Life is often described as the University of Hard Knocks. Here are twenty things that it has taught me so far: *Life has taught me that beyond the pursuits of this world, God is the ultimate. *Life has taught me that you will always regret the things you didn't do far more than the things you did. *Life has taught me to jealously keep my true friends, coz they are difficult to find. *Life has taught me to always embrace change. As uncomfortable as it is sometimes, change allows us to stretch and grow. *Life has taught me that self confidence opens doors and works wonders *Life has taught me to never regret. If it's good, it's good. If it's bad, it's experience. *Life has taught me that you will never attain true success if you set out to become somebody you were not born to be. *Life has taught me that no one can take advantage of you unless you let them. *Life has taught me to always look at the bright side of things. *Life has taught me that whatever doesn't kill you really does make you stronger. *Life has taught me not to ever write off anyone. *Life has taught me to always celebrate the beauty in every moment. *Life has taught me that when it comes to the things of love, I should always follow my heart. *Life has taught me to never ever forget family. They are the one that counts first. *Life has taught me to often surround myself with positive people. You’ll feel different. *Life has taught me to always cherish my health and stay healthy. *Life has taught me that, in order to get ahead in life, you need to get out of your comfort zone. *Life has taught me that it sometimes gives people a second chance. *Life has taught me that forgiveness is not cowardice. Rather, it's maturity. *And finally, life has taught me to always keep going! So, tell us, What has Life taught You?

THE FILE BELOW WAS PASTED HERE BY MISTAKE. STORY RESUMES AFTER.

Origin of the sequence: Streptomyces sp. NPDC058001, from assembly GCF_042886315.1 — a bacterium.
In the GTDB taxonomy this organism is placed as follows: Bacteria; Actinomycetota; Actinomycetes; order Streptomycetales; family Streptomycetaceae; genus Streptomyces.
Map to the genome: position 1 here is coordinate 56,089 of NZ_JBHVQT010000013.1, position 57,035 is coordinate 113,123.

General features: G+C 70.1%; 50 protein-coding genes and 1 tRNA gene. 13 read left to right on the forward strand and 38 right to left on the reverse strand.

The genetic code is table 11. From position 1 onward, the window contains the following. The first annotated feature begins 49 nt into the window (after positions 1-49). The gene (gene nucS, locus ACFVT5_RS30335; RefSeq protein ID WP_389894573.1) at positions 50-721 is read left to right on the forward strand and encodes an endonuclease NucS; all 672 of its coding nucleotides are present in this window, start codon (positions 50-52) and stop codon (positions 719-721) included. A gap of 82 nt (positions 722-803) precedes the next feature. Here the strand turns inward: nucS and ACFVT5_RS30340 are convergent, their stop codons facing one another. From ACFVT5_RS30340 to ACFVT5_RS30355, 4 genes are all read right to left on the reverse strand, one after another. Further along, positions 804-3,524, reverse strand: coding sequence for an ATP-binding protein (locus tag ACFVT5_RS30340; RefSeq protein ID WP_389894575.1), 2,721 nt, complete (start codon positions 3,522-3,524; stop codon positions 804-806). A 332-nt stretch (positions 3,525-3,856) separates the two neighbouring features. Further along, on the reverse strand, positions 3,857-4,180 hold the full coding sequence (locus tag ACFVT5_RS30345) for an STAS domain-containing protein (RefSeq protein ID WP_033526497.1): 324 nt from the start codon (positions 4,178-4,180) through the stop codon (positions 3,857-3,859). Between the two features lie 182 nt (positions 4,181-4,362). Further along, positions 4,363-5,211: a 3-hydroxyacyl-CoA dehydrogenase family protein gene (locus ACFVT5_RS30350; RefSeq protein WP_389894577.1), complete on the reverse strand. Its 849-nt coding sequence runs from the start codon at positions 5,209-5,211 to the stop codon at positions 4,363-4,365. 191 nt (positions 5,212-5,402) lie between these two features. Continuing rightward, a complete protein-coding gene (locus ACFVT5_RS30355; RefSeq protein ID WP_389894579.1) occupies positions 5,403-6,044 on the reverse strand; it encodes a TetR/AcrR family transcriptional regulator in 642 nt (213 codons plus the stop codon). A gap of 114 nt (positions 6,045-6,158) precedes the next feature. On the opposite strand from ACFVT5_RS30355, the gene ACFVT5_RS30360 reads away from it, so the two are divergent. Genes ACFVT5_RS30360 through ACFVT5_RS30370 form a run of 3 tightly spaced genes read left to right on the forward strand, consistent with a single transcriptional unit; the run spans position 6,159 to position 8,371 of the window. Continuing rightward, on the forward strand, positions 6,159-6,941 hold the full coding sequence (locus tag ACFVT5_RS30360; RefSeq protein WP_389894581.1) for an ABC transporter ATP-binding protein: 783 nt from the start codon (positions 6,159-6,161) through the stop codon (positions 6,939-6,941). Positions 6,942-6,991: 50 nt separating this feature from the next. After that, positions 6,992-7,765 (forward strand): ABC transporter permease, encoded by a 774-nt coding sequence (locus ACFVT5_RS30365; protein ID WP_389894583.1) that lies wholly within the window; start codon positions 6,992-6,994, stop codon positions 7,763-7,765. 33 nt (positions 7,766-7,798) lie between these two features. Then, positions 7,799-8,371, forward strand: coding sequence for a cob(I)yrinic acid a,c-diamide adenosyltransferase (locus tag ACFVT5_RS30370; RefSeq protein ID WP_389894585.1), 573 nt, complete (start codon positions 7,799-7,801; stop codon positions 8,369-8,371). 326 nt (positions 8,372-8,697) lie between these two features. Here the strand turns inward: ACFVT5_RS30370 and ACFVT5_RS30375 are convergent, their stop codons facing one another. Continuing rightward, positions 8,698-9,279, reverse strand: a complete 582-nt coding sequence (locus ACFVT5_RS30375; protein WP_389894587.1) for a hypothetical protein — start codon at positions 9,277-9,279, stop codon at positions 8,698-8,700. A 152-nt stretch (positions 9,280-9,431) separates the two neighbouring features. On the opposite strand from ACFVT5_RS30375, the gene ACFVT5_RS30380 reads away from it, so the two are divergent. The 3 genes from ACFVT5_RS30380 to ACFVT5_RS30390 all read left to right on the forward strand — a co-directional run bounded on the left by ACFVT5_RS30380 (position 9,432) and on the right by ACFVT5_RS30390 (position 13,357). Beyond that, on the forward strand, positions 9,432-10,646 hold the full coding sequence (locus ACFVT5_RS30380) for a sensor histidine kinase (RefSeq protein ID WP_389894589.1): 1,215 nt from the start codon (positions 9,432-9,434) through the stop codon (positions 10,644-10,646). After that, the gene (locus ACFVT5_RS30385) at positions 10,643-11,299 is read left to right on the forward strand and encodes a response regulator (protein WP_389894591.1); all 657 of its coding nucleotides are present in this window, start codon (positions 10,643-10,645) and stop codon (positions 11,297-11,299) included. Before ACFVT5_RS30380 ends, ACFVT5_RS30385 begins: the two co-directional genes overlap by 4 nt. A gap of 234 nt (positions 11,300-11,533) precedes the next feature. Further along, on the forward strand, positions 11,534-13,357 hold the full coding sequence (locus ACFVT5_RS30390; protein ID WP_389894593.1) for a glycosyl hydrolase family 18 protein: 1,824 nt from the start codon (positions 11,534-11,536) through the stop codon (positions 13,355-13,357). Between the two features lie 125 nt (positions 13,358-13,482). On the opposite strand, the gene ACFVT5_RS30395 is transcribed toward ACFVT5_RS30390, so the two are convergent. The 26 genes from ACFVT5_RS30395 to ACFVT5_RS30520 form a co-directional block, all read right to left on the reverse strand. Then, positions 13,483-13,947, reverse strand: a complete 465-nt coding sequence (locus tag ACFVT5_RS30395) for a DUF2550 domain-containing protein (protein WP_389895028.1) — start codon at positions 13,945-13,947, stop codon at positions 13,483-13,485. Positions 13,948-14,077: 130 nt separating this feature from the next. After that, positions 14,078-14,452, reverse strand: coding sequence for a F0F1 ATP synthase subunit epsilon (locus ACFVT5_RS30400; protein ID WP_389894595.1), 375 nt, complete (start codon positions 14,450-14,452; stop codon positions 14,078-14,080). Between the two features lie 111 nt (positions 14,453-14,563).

Sunday, November 13, 2011